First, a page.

The winner of one of the biggest lottery jackpots ever in Europe died at the age of 71, months after he and his wife broke up.
Colin Weir, of North Ayrshire in Scotland, won £ 161m ($ 301.8m) in 2011 after he and his wife bought a ticket in the Euromillions super jackpot draw.
At the age of 63 at the time of his victory, Weir was a longtime TV operator who was about to retire with his wife, the psychiatric nurse Chris.
The record-breaking victory made Weir the 22nd richest person in Scotland overnight and the recipient of the biggest lottery prize ever won by a UK resident.
Despite suddenly finding themselves on the rich list, the Weirs have modestly spent their considerable winnings.
Avoiding a stay abroad on a tropical island, the couple went to the British seaside town of Brighton, where they planned how they would spend their winnings.
The first item purchased by Weir was a plaid sports coat like the one worn by his idol, the Scottish sports television journalist Arthur Montford.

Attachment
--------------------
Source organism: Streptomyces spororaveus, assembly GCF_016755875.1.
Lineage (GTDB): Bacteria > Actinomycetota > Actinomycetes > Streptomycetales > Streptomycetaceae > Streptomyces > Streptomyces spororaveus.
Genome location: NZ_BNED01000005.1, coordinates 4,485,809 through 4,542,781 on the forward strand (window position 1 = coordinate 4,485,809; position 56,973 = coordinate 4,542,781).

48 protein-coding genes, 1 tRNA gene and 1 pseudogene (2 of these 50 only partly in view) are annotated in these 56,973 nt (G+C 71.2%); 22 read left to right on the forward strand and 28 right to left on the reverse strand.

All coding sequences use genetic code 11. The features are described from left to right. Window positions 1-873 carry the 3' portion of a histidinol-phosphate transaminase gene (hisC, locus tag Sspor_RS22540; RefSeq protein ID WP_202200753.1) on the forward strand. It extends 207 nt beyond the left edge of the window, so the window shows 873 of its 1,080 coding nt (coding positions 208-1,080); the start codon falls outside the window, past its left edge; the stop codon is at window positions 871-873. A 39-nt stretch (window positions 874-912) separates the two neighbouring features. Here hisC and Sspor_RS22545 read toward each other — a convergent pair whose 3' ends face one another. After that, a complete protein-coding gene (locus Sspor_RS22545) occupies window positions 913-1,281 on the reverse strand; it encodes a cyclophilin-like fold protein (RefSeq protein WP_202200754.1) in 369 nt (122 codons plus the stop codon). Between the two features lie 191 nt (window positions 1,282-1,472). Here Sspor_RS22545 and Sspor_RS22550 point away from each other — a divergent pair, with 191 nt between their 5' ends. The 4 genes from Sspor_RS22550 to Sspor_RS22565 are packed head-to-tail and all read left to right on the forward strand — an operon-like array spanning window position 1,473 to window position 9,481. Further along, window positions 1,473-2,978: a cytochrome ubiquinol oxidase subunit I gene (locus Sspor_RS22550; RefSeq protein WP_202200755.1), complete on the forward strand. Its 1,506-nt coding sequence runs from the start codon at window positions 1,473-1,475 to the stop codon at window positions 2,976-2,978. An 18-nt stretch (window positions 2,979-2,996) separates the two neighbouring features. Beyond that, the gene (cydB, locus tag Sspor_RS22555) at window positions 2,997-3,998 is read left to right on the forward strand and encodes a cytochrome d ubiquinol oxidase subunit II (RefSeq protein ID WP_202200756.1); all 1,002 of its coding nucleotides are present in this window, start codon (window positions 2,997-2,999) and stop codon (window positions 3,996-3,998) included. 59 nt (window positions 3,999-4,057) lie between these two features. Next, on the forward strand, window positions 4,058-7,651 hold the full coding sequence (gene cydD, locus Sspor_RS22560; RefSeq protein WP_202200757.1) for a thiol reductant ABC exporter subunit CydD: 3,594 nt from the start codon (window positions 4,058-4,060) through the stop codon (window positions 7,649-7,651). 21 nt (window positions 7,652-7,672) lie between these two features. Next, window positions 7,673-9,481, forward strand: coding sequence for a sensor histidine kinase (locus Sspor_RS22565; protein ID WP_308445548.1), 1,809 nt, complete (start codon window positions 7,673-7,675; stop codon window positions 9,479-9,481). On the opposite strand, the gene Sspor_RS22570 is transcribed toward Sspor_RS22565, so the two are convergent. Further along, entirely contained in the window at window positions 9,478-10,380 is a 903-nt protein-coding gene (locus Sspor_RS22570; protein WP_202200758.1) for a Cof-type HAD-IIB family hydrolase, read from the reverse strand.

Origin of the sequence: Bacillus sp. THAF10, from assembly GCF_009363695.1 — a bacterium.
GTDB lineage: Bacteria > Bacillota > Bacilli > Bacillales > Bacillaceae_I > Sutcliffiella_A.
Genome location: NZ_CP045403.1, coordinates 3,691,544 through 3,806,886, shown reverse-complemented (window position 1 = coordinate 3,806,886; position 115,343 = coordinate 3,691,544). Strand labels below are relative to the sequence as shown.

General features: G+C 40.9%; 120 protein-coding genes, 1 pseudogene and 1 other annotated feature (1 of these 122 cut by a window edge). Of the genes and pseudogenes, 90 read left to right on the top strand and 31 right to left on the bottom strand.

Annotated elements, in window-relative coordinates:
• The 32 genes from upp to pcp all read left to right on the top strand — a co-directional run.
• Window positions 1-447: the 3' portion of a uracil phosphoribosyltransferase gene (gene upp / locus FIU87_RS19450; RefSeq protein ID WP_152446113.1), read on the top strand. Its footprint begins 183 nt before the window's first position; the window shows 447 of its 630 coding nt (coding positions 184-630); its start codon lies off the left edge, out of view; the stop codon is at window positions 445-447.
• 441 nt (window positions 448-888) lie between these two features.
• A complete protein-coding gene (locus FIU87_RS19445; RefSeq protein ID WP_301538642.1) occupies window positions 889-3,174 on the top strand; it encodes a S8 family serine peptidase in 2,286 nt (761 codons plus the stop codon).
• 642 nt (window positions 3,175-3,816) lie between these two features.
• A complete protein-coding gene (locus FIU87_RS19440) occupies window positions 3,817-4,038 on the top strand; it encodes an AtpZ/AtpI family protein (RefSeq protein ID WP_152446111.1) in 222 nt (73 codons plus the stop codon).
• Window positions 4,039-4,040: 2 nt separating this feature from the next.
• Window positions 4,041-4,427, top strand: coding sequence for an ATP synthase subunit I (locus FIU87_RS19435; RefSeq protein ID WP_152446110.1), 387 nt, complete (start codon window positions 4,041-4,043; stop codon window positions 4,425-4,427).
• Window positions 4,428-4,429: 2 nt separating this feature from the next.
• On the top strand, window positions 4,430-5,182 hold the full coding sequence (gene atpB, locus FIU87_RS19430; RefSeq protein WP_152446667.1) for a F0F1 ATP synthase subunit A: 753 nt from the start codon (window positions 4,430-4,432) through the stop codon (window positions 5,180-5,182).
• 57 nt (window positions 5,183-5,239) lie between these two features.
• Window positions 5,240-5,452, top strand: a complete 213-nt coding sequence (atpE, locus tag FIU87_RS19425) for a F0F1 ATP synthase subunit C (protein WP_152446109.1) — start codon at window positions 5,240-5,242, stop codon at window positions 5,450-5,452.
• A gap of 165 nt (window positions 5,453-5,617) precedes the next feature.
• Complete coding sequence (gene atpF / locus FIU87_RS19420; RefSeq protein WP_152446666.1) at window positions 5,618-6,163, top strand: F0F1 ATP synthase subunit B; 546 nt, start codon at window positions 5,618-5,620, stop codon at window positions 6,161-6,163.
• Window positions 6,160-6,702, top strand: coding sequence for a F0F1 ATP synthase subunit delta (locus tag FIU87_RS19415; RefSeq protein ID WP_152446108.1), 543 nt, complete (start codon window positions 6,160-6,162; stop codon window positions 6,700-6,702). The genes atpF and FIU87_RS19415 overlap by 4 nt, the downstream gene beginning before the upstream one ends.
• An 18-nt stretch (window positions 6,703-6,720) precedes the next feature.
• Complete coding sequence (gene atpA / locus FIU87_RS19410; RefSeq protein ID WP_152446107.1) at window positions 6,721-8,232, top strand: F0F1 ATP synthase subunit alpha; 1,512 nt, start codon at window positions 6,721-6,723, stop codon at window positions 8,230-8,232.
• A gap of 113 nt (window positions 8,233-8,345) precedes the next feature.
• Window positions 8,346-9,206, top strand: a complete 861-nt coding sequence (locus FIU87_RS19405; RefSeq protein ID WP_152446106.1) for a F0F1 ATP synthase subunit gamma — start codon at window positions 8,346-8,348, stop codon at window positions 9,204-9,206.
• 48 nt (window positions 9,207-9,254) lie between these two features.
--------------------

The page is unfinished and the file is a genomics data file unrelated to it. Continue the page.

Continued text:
They then purchased a £ 850,000 ($ 1.6 million AUD) four-bedroom home in Largs, where they could retire without being too far from family and friends.
A passionate football fan, Weir purchased a majority stake in the Partick Thistle Football Club, which he intended to pass on directly to fans.
Earlier this year Weir separated from his wife Chris in a “friendly separation” after 38 years of marriage.
Mr. Weir died shortly after Christmas after suffering a “short illness”.
“It is with deep sadness that we announce Colin Weir’s disappearance early today after a brief illness,” a family spokeswoman said in a statement.
“We would like to ask for privacy for your family and friends in this distressing moment.
“No further comments will be made except to offer sincere thanks to the staff of Ayr University Hospital for their care and compassion.”
The biggest lottery win in world history was from a Californian family, who brought in $ 983.5 million ($ 1.4 billion) in 2016.
Desiring to avoid becoming a spotlight, the family thanked lottery officials for their “special gift” and said that much of the money would go to charity.